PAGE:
Mobile health (“mHealth”) medical app developers, including health information technology (“HIT”) and telemedicine app developers, tend to focus on FDA requirements. Indeed since many of these apps may be categorized as medical devices, and the FDA approval process is lengthy, developers are wise to focus on whether an app is regulated by the FDA. But a successful developer should also build privacy protections (e.g., privacy policies) and security protections (e.g., disaster recovery) into its product from the earliest stages. The Federal Trade Commission (“FTC”) calls this “Privacy By Design.” “Security By Design” is the corollary. The idea is to design the product service with privacy and security protections in place, to avoid major modifications down the road and regulatory hurdles. Many developers say, “Of course I’ll take care of privacy and security - the data is encrypted.” That’s great but it’s not enough. If HIPAA applies, there are a long list of privacy and security standards to address. If HIPAA does not apply, the FTC and other agencies may step in with their own requirements. The goal of Privacy and Security By Design is to avoid the avoidable – a privacy or security violation or breach that slows down and even stops the success of a product on the market. It’s competitive out there for mHealth, HIT and telemedicine app developers, and the edge is important.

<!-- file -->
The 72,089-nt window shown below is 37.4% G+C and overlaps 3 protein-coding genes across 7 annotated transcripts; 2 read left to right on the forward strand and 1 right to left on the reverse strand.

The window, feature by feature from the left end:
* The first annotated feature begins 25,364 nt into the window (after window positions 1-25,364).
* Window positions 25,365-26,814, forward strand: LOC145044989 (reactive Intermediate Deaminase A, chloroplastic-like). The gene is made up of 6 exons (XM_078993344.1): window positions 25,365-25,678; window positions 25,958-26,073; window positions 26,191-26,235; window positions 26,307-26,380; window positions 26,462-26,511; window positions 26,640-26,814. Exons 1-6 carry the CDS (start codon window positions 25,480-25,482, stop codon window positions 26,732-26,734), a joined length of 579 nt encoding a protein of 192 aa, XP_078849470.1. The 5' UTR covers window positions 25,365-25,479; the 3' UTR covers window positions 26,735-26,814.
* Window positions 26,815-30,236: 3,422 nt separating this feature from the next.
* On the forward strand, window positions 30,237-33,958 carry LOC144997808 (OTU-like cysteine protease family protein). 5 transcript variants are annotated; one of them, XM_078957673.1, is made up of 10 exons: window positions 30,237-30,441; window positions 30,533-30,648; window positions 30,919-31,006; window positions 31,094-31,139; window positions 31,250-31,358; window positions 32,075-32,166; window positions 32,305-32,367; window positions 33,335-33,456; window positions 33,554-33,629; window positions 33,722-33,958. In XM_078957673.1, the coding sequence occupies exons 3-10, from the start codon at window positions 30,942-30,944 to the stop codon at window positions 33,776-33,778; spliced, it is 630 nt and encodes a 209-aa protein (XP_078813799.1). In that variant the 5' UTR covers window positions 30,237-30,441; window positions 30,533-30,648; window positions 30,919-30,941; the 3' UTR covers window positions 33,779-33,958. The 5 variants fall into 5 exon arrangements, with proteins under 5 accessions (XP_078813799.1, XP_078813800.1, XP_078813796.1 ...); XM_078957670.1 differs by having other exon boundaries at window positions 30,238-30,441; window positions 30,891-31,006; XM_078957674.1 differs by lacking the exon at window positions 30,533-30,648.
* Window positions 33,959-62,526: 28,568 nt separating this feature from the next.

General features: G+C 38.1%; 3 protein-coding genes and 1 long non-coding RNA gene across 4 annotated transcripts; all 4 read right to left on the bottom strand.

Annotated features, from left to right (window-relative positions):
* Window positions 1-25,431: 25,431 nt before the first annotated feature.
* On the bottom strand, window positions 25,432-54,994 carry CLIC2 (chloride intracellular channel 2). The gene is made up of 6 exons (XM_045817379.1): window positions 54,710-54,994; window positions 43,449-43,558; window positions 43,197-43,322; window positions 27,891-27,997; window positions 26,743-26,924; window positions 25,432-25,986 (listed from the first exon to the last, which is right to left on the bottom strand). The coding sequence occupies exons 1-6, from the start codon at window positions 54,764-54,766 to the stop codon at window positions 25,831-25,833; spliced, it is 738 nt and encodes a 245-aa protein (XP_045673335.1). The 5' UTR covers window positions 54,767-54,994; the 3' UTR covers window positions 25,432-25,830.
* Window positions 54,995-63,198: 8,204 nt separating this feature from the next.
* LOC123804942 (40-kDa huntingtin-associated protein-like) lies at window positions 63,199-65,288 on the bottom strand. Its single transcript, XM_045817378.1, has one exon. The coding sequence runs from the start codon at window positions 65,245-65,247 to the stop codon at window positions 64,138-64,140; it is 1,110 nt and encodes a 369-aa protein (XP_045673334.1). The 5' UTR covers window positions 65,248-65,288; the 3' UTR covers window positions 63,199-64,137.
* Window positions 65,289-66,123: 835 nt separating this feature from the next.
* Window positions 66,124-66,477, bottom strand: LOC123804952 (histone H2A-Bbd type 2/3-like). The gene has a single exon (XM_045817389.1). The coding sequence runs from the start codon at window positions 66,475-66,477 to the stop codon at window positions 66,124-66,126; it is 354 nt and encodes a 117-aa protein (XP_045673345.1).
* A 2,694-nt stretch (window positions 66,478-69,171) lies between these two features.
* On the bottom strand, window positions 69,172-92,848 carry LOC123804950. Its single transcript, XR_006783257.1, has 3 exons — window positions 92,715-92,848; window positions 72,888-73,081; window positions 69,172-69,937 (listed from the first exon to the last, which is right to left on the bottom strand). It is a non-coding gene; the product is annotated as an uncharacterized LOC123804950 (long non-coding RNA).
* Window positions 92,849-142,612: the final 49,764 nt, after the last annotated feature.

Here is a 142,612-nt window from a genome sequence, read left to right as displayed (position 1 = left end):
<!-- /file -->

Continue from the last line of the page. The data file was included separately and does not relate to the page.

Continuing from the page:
03 May · Fri 2013
Attention mHealth, HIT and Telemedicine App Developers: Privacy and Security By Design Is Critical
09 Feb · Thu 2012
IRS Issues Device Tax Proposed Rule
29 Jul · Fri 2011
FDA Plans to Regulate Mobile Medical Apps
Within the past week or so, the FDA has issued draft guidelines concerning mobile medical applications or “apps,” as they are more commonly referred to. Medical apps are sold for devices such as Apple’s iPad and iPhone, Blackberry phones, and phones using Google’s Android software.[Read More]